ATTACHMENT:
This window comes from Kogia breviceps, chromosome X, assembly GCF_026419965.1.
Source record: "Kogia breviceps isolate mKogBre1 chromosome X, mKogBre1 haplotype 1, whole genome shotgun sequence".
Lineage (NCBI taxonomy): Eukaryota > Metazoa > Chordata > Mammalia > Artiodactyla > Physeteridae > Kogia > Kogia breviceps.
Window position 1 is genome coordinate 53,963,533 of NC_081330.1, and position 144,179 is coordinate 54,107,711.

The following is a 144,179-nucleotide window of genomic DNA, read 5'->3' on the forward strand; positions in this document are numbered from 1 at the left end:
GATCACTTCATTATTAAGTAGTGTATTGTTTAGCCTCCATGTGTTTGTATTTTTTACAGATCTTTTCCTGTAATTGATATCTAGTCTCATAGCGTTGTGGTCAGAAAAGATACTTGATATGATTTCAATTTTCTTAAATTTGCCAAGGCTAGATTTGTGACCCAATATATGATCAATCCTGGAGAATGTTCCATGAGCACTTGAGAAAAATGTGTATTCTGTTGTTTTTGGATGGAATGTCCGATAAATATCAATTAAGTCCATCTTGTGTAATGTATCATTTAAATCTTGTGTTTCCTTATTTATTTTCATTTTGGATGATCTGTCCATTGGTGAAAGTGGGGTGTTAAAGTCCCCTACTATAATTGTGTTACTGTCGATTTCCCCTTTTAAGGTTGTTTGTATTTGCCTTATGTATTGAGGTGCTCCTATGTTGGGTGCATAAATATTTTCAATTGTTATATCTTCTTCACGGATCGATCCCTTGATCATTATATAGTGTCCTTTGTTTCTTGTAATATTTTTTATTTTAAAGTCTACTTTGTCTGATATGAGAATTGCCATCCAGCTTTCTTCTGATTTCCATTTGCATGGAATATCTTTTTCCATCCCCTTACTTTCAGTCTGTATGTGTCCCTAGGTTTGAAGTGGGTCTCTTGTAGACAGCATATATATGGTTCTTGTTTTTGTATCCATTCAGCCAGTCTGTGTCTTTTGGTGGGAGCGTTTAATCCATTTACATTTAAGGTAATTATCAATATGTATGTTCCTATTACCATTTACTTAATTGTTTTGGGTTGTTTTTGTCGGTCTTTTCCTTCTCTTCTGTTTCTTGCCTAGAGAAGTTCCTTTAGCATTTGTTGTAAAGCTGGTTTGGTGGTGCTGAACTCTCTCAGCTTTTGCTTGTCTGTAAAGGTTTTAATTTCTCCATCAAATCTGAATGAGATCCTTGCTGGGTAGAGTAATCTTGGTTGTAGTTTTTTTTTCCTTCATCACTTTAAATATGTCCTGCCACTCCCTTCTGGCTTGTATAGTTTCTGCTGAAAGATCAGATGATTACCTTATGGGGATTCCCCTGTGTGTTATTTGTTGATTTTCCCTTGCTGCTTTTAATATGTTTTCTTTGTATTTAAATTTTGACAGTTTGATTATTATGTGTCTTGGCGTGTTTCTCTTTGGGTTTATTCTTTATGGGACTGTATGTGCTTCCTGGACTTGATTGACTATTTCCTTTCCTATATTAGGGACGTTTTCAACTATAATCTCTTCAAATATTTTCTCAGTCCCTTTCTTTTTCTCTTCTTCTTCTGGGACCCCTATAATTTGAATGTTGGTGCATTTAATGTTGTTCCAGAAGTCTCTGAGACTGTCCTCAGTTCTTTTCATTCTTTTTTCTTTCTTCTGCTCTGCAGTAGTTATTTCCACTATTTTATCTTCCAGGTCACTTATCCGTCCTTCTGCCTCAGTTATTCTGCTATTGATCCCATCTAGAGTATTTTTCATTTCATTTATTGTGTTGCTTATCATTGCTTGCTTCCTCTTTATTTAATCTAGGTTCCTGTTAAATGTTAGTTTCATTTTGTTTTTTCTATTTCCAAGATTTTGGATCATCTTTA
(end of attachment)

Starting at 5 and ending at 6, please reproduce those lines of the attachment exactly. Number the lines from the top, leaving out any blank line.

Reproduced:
The following is a 144,179-nucleotide window of genomic DNA, read 5'->3' on the forward strand; positions in this document are numbered from 1 at the left end:
GATCACTTCATTATTAAGTAGTGTATTGTTTAGCCTCCATGTGTTTGTATTTTTTACAGATCTTTTCCTGTAATTGATATCTAGTCTCATAGCGTTGTGGTCAGAAAAGATACTTGATATGATTTCAATTTTCTTAAATTTGCCAAGGCTAGATTTGTGACCCAATATATGATCAATCCTGGAGAATGTTCCATGAGCACTTGAGAAAAATGTGTATTCTGTTGTTTTTGGATGGAATGTCCGATAAATATCAATTAAGTCCATCTTGTGTAATGTATCATTTAAATCTTGTGTTTCCTTATTTATTTTCATTTTGGATGATCTGTCCATTGGTGAAAGTGGGGTGTTAAAGTCCCCTACTATAATTGTGTTACTGTCGATTTCCCCTTTTAAGGTTGTTTGTATTTGCCTTATGTATTGAGGTGCTCCTATGTTGGGTGCATAAATATTTTCAATTGTTATATCTTCTTCACGGATCGATCCCTTGATCATTATATAGTGTCCTTTGTTTCTTGTAATATTTTTTATTTTAAAGTCTACTTTGTCTGATATGAGAATTGCCATCCAGCTTTCTTCTGATTTCCATTTGCATGGAATATCTTTTTCCATCCCCTTACTTTCAGTCTGTATGTGTCCCTAGGTTTGAAGTGGGTCTCTTGTAGACAGCATATATATGGTTCTTGTTTTTGTATCCATTCAGCCAGTCTGTGTCTTTTGGTGGGAGCGTTTAATCCATTTACATTTAAGGTAATTATCAATATGTATGTTCCTATTACCATTTACTTAATTGTTTTGGGTTGTTTTTGTCGGTCTTTTCCTTCTCTTCTGTTTCTTGCCTAGAGAAGTTCCTTTAGCATTTGTTGTAAAGCTGGTTTGGTGGTGCTGAACTCTCTCAGCTTTTGCTTGTCTGTAAAGGTTTTAATTTCTCCATCAAATCTGAATGAGATCCTTGCTGGGTAGAGTAATCTTGGTTGTAGTTTTTTTTTCCTTCATCACTTTAAATATGTCCTGCCACTCCCTTCTGGCTTGTATAGTTTCTGCTGAAAGATCAGATGATTACCTTATGGGGATTCCCCTGTGTGTTATTTGTTGATTTTCCCTTGCTGCTTTTAATATGTTTTCTTTGTATTTAAATTTTGACAGTTTGATTATTATGTGTCTTGGCGTGTTTCTCTTTGGGTTTATTCTTTATGGGACTGTATGTGCTTCCTGGACTTGATTGACTATTTCCTTTCCTATATTAGGGACGTTTTCAACTATAATCTCTTCAAATATTTTCTCAGTCCCTTTCTTTTTCTCTTCTTCTTCTGGGACCCCTATAATTTGAATGTTGGTGCATTTAATGTTGTTCCAGAAGTCTCTGAGACTGTCCTCAGTTCTTTTCATTCTTTTTTCTTTCTTCTGCTCTGCAGTAGTTATTTCCACTATTTTATCTTCCAGGTCACTTATCCGTCCTTCTGCCTCAGTTATTCTGCTATTGATCCCATCTAGAGTATTTTTCATTTCATTTATTGTGTTGCTTATCATTGCTTGCTTCCTCTTTATTTAATCTAGGTTCCTGTTAAATGTTAGTTTCATTTTGTTTTTTCTATTTCCAAGATTTTGGATCATCTTTA